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Established 1981


Artist   Scott Bradbury


Publication   Blues Bytes   
Date  Wednesday, December 31st, 1969  
Auther   Tom Coulson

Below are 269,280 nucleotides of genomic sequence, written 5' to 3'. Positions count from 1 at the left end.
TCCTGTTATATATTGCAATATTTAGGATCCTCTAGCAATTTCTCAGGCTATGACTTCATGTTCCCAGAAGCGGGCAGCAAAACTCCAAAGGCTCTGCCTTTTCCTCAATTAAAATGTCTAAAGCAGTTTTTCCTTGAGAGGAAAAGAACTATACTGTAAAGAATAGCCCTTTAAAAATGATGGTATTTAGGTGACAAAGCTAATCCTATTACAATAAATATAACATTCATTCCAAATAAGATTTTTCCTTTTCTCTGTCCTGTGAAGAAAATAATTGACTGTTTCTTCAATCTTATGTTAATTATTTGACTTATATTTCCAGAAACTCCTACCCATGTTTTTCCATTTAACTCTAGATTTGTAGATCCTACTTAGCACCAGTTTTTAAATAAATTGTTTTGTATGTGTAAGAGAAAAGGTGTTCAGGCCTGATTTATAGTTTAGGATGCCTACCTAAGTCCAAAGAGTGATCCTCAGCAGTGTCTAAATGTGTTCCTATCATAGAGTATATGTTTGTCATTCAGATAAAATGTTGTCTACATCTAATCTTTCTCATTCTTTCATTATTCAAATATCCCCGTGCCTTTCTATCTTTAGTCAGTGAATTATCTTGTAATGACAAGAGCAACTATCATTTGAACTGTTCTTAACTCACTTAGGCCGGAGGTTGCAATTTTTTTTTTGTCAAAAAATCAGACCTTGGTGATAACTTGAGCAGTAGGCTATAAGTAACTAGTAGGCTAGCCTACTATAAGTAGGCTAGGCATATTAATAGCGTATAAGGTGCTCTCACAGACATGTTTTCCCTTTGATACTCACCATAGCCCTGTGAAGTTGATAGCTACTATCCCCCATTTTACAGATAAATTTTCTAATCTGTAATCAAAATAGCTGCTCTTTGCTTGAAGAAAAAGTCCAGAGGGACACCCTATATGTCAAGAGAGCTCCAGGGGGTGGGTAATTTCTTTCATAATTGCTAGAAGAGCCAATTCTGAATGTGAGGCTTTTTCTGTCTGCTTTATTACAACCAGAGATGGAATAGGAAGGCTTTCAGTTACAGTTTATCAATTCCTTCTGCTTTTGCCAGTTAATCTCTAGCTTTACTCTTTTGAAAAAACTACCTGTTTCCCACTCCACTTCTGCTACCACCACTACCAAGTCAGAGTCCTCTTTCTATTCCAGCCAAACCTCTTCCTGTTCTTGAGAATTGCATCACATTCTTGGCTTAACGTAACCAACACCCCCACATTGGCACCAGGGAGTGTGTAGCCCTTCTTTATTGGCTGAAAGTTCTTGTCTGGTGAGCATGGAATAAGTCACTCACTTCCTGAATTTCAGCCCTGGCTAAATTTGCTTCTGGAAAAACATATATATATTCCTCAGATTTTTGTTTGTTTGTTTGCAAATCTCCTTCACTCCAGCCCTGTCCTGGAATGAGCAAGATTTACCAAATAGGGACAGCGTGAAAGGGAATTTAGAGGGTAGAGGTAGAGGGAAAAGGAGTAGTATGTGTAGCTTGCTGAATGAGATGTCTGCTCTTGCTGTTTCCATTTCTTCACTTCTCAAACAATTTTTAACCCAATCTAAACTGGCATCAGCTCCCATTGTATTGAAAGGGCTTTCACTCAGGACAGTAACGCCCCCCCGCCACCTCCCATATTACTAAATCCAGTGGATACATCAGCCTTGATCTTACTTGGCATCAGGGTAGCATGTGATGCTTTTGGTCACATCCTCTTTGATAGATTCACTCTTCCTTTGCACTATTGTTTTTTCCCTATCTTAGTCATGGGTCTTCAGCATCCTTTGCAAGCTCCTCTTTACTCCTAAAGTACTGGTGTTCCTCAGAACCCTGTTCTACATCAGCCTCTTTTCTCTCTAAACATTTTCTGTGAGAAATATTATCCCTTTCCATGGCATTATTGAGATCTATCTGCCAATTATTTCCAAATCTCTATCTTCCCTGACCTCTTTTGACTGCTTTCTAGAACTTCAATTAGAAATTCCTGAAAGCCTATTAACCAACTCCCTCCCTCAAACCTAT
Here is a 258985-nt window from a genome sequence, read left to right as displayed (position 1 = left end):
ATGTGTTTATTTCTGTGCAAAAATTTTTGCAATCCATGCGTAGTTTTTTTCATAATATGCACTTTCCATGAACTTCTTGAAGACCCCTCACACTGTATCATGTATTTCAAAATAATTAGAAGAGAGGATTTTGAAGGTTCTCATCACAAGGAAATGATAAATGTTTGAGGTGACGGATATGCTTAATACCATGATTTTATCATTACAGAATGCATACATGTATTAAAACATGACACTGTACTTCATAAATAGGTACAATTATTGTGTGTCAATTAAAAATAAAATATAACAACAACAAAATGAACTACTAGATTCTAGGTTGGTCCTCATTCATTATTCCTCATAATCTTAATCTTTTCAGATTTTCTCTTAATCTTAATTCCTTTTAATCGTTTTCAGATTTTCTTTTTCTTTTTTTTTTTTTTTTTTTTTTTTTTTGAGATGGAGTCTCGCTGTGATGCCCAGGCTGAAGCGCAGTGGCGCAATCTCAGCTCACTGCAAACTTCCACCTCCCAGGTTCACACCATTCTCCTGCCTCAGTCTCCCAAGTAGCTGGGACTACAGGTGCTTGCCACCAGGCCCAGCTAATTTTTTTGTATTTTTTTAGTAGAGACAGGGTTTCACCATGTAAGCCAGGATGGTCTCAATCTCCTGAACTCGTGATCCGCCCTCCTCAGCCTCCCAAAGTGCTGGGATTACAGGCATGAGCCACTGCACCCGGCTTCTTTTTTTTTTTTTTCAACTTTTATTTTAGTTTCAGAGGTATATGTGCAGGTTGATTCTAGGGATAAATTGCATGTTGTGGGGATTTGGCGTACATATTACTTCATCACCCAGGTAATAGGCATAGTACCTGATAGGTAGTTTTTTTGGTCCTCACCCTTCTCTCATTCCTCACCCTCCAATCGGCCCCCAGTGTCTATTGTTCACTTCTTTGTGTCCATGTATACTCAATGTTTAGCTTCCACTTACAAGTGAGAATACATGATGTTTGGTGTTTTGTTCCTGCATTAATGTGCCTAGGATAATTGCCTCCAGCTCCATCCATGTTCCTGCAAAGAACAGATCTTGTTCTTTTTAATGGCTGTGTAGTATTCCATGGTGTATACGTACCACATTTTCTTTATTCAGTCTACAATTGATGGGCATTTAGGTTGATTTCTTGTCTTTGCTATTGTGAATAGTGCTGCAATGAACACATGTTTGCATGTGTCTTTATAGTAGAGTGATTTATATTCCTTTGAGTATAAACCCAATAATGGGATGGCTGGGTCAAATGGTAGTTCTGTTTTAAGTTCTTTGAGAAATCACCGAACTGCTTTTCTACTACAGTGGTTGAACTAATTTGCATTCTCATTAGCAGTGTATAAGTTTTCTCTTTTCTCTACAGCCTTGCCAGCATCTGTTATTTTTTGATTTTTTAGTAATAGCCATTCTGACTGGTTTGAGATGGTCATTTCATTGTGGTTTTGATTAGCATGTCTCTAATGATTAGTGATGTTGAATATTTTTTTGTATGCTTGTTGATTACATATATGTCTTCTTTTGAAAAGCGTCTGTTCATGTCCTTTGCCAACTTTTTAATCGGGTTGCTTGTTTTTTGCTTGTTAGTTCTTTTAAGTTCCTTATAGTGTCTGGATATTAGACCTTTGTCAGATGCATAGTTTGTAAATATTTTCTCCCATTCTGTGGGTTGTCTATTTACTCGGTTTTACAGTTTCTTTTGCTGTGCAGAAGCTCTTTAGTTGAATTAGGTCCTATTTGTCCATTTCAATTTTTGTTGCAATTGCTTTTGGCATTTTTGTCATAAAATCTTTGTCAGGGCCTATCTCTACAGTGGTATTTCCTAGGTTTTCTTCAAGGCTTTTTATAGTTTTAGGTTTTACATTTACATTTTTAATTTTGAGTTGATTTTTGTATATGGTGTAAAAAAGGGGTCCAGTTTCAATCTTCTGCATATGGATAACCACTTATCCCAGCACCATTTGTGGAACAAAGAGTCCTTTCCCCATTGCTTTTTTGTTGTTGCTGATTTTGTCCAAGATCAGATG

Scott Bradbury, a.k.a. Badboy Scotty, is a harmonica player/ vocalist from Chicago where he learned his musical craft on the streets. Best known for his association with Chicago blues great Jimmy Rogers, he also worked with John Brim, Floyd Jones, Eddie Taylor and Sam Lay for 25 years, touring the US and Europe. Even without knowing his credentials, by listening to his set of music, it's obvious he's hardworking and dedicated, not a rocker wanna-be. It's time for Bradbury to be a leader, with his own CD, Callin' All Blues (TearDrop), released in mid 2004. I have good news... Scott Bradbury's harmonica playing is superb, reminding me of Charlie Musselwhite's best earlier recordings. Take that to mean qualities of Big Walter Horton. Bradbury's vocal in range is comparable to Darryl Nullish. The words jump out and tell the truth. The production and balance of the recording is excellent. The taste of the guitar solos by Tre' (a regular on the Chicago scene) are very good, never showy or overdone. At one point he uses octaves, two strings in unison, if you will. The rhythm of Frank Bandy, bass and Marty Binder , drums cook and anchor the session admirably. Shuffle rhythms seem to dominate for a few until the slow "Life Story" then the funky "Be Careful What You Wish For". A slow and jazzy "Things I Should" is perhaps the most relaxed for not just the leaders vocal, but the entire band. "Light Fuse Get Away" is the only instrumental of the disc, a jump rhythm, really showing off the caliber of the group, the harmonica out front hinting toward William Clark. "Third Eye" is a meduim/slow, with an attractive alternative chord progression on the turnaround just enough to make it stand out. All selections are originals by Bradbury, with the exception of the closer, Johnny Otis' "Country Girl" and as I hoped for, the strongest cut was indeed saved for last. It feels like Jr. Wells "Snatch It Back" and rocks with abandon. I can just imagine seeing Scott Bradbury live. He's holding court at the apex of the right Saturday night, the band kicks into overdrive fueled by inspiration. I take advice from the lyrics he's singing: "Come on let's go baby, let's go out on the town, to the late night spot, where everybody's gettin' down."


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